Goodbye Lady Jane
In my years of collecting metal and hard rock, once in a while I come across a band that makes me wonder, “how did they get signed to that particular label?” In the case of the band Love Life, this is a case of a straight-up commercial hair metal band being signed to a label that, for all intents and purposes, was known for alternative artists, and was founded by the guy who brought us L. S. Underground. This is like if Bon Jovi was signed to the Alternative Tentacles label, or whatever flavor-of-the-month pop artist being signed to Metal Blade. You get the idea, I hope. Concerning the “why”, however, this is found on the Blonde Vinyl Memorial site: “…it should be noted that Blonde Vinyl tried to be a diverse label, and not just an alternative label. When seen from that angle, bands like Love Life and Sass O’Frass Tunic fit in just fine.”(source)
Anywhoo, Love Life, as mentioned above, was a late-80s, early-90s style hard rock and melodic metal band that, while the typical knee-jerk reaction is to paint with a broad Hair Metal brush, Love Life’s music is less Poison/Warrant/Bon Jovi and more Great White/Whitesnake/Cinderella in style. In other words, it’s more bluesy than sparkly.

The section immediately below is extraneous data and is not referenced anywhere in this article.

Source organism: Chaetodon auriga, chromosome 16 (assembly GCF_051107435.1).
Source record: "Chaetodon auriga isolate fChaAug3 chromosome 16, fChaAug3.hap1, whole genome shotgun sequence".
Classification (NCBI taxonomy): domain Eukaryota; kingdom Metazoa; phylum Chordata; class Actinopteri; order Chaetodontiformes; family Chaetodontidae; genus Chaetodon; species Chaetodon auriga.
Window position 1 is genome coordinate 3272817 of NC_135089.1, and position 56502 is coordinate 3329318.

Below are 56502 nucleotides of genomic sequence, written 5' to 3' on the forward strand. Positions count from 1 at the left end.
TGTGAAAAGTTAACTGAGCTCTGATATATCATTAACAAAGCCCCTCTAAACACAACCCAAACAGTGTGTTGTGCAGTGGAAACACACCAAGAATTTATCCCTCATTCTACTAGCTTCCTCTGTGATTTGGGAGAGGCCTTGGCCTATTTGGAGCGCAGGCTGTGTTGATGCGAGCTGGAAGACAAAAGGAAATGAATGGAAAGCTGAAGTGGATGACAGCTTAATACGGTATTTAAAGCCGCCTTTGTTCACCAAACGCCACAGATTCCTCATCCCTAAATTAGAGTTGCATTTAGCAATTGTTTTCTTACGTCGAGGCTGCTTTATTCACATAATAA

The music on Goodbye Lady Jane is chock full of hook-laden hard rock goodness with some very decent riffs and big melodies. Songs like “Real Love”, “Do You Love Me”, “Girl Gone Bad”, the title track “Goodbye Lady Jane” and the boogie rocker “Do You Believe In Love” fill out the album, along side mid-paced anthem songs “Hearts On Fire” and “In Blue Again” and a couple of POWER BALLAD ALERTS “When Loneliness Comes Knockin'” and “1000 Reasons”. “Fill ‘Er Up” is a 13-second guitar riff, and there’s a cover of The Beatles’ “A Hard Days Night” that is fairly straightforward, like when Aerosmith covered “I’m Down” on Permanent Vacation.
Overall, I was pleasantly surprised at how decent this album was. Since Love Life was basically Fear Not with a different guitarist, I was expecting the same kind of slickly produced commercial hard rock that was on that self-titled album. But, somehow-probably due to a little more raw production-Goodbye Lady Jane seemed a bit more solid, with a couple of instances where the skip button would come in handy. It’s not easy to find, and if you do happen across it, be sure to pick it up and check it out.